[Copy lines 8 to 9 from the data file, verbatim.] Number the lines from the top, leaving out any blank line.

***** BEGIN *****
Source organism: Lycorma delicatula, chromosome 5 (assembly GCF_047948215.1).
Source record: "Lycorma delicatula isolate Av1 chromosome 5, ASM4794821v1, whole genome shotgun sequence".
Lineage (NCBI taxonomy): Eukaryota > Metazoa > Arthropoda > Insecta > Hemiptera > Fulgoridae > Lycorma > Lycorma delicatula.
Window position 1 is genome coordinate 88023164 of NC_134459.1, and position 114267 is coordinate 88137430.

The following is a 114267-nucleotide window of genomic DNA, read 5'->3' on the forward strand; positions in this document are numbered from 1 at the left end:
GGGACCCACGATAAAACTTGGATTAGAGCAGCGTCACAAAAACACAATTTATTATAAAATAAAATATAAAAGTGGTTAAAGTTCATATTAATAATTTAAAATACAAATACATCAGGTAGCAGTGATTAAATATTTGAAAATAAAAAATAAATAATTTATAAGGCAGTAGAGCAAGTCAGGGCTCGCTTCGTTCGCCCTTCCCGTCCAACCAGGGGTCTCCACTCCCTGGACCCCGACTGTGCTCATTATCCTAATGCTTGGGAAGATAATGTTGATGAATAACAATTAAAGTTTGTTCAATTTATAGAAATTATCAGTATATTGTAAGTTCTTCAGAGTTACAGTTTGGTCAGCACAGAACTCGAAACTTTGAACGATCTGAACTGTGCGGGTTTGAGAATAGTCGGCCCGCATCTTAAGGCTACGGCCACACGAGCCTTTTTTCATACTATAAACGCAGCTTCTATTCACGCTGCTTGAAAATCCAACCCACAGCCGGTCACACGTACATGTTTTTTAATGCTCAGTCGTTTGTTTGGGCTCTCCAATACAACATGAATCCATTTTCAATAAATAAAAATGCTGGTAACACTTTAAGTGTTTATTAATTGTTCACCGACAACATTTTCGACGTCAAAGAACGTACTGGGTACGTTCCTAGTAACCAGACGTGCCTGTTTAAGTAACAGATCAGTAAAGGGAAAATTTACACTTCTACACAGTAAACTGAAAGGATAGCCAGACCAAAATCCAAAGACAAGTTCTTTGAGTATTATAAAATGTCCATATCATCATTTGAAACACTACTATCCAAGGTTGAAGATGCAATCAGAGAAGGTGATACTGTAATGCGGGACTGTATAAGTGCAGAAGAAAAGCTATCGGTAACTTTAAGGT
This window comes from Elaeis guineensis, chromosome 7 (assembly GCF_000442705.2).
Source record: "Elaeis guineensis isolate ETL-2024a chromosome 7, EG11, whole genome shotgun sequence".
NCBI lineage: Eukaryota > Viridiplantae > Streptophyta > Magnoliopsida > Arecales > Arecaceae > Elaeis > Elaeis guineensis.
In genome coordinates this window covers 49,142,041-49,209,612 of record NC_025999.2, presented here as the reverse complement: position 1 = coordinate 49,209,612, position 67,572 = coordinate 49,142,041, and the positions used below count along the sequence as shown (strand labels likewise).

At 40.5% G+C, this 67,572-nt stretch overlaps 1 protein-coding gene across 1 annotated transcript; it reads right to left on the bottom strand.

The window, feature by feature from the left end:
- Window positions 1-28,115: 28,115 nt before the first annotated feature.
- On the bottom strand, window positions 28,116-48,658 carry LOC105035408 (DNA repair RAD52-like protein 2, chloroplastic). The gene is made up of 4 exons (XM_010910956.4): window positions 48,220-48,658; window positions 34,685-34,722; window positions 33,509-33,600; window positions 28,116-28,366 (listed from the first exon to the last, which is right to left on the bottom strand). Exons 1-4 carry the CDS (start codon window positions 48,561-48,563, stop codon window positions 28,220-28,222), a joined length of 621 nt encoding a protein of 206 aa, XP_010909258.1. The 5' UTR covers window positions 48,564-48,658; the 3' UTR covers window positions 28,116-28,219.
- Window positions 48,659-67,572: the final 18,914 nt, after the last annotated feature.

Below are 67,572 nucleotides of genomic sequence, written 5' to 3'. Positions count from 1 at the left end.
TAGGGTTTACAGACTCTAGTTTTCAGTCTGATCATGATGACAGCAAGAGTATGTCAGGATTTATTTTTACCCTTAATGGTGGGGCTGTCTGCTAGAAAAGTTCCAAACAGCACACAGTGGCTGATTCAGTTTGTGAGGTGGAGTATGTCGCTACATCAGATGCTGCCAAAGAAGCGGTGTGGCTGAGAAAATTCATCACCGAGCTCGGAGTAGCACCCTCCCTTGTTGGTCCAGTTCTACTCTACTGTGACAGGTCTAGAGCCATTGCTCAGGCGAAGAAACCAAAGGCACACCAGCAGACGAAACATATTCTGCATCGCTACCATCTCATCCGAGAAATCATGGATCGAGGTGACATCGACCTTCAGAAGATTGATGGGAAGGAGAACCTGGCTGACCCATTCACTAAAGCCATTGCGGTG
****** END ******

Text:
Source record: "Elaeis guineensis isolate ETL-2024a chromosome 7, EG11, whole genome shotgun sequence".
NCBI lineage: Eukaryota > Viridiplantae > Streptophyta > Magnoliopsida > Arecales > Arecaceae > Elaeis > Elaeis guineensis.